Project Summaries

Each summary below includes:
Project Acronym & Longname, Lead Institution, Project website, Project Summary (derived from Final Report) Standards & Technologies, PROD entry for Project (CETIS)

CCLiP
Culture Campus Liverpool Portal, University of Liverpool
http://cclip.jiscinvolve.org/
The project aimed to offer an enhanced and expanded service of information about CPD provision from HE and local cultural organisations to the creative/cultural industries – the Liverpool Culture Campus Portal, involving a large number of partners. The project started out with a challenging set of objectives, the main achievement being the development of a portal for the cultural sector to display CPD offerings which can accept automatic feeds which are XCRI-CAP compliant. Lessons have been learned throughout this process about the business process developments to achieve this, together with the necessary developments in technological systems and organising of information.
Technologies & Standards: XCRI
Prod entry: http://prod.cetis.ac.uk/projects/CCliP

Co-genT
Co-generative Toolkit, University of Gloucestershire
Project website: http://resources.glos.ac.uk/tli/lets/projects/cogent/index.cfm
The project created an online resource that supports the development of co- generated higher education courses by universities and employers; using language and terminology which is familiar to employers – and the employees who would be acting as learners – whilst also satisfying the quality assurance requirements of higher education institutions.
The Toolkit produced contains four separate elements: Vocabulary Builder; Outcome Builder; Task Builder and Design Builder. These elements combined support the development of courses and allow learners to provide evidence to demonstrate that they have met the learning requirements of the course.
The Toolkit developed was far more flexible than was originally conceived and can be adapted for use with other higher education process, such as: accreditation of prior experiential learning (APEL); employer- based training accreditation (EBTA); quality assurance processes (e.g. validation); and general staff development (e.g. the creation of appropriate intended learning outcomes) The tool integrates with PebblePad.
Technologies & Standards: PebblePad, LEAP2A, ELLI, WSRP, IMS Enterprise, HR-XML
Prod entry: http://prod.cetis.ac.uk/projects/cogent

CPD Eng
Personalised systems supporting IPD and CPD within a professional framework, University of Hull
Project website: http://www.hull.ac.uk/cpd-eng/
This project aimed to integrate systems that support personalised initial/qualifying professional development (IPD) and continuing professional development (CPD), applicable to professional competency frameworks and enabling work-based learners to control and share their digital artefacts.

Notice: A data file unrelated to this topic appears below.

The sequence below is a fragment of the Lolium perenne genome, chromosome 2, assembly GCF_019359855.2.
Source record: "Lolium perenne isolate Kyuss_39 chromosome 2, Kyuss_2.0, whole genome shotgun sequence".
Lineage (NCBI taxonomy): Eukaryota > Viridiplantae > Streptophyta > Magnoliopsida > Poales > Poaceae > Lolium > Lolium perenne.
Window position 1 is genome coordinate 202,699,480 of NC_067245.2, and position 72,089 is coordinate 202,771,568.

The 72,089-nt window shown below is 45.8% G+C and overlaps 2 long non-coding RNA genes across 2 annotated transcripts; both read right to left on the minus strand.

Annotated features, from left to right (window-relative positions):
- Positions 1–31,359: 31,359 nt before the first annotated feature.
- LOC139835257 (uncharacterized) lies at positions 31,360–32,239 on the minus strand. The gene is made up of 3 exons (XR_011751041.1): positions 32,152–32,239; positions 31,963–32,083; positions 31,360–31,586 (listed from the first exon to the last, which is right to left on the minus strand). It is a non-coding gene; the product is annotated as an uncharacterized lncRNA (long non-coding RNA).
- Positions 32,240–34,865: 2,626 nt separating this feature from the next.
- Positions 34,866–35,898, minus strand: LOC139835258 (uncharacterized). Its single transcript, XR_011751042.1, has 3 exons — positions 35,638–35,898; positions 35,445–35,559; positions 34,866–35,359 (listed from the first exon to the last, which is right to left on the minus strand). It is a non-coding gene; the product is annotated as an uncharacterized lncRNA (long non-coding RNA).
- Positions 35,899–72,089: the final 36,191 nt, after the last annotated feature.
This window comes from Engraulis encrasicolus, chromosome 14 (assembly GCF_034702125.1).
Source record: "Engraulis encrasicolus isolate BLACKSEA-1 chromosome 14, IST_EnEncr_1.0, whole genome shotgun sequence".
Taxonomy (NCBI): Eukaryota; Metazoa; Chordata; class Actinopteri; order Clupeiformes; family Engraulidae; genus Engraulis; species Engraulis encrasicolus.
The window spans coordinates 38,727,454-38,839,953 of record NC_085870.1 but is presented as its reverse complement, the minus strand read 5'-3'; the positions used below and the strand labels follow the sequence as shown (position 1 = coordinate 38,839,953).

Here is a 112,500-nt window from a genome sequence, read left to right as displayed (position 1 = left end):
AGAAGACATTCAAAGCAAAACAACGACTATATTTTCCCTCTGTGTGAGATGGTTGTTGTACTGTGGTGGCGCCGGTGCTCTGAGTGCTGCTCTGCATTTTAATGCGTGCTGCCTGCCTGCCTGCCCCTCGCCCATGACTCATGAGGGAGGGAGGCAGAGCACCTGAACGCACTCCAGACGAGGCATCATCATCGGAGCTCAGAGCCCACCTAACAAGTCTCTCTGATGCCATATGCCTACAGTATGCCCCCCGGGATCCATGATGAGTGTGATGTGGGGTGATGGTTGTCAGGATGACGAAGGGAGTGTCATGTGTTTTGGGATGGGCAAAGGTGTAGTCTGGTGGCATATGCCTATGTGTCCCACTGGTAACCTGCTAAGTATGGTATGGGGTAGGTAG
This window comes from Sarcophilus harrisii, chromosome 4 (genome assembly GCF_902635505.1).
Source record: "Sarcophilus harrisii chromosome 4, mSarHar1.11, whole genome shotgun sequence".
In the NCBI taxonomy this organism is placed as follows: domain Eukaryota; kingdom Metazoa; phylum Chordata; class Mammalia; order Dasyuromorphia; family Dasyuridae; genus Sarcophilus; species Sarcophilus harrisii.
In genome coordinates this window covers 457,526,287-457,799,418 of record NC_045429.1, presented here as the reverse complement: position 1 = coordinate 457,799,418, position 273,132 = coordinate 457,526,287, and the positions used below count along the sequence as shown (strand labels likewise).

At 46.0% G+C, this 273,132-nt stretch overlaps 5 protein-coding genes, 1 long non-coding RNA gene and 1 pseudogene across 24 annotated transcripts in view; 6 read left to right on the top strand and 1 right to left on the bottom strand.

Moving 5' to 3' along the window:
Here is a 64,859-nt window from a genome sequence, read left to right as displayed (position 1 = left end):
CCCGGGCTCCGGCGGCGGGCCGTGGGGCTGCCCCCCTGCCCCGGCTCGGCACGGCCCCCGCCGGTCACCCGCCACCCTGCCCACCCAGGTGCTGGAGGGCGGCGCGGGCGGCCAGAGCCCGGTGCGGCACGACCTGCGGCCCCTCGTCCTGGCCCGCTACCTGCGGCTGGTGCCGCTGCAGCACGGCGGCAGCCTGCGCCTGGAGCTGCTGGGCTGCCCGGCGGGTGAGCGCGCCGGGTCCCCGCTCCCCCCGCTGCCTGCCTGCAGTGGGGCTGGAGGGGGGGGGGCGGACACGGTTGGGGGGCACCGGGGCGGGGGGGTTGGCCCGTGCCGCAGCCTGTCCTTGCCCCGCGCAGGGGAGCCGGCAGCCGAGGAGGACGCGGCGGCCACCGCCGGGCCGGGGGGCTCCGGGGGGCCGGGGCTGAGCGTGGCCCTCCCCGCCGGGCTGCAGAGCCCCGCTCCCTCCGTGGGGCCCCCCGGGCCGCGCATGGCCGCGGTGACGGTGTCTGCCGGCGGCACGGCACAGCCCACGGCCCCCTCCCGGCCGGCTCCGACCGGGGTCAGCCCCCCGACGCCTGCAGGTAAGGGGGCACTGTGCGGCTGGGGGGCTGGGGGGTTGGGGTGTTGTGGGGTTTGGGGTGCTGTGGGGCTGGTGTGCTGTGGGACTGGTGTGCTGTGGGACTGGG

A Moodle plugin (MyShowcase) plug-in was created and piloted in HE and also FE institutions, with interest from various other sectors. It allows users to integrate learning evidence from a range of online sources to showcase for CPD, career planning, and lifelong-learning. Users can bring together Web 2.0 feeds and a range of other digital content to create rich evidence streams of their online content.
Technologies & Standards: LEAP2A, ePortfolio, XCRI, PebblePad, Sakai, Moodle, Skype, MyShowcase
Prod entry: http://prod.cetis.ac.uk/projects/CPD-Eng

ePP SME
An e-Portfolio based Pedagogy for SMEs, University of Wolverhampton
Project website:http://www.wlv.ac.uk/ePPSME
The ePPSME project provided the HE sector with reusable models and resources for an e-portfolio based pedagogy to address the needs of SME based learners. The project adopted a participative action research approach through a series of design workshops and consecutive pilot study units to develop the use of an e-portfolio tool as a virtual learning environment and personal learning space to introduce and develop the learners’ reflective practice around targeted learning content.
Initial study units in the pilot subjects were based around a web-folio structure using three types of blog-based engagement: individual activity responses, group collaborative discussions, personal critical reflections. This approach ensures ease of use by utilising typical IT skills required for activities such as web-browsing and simple word-processing to avoid deterring learners who lack confidence in their IT competencies.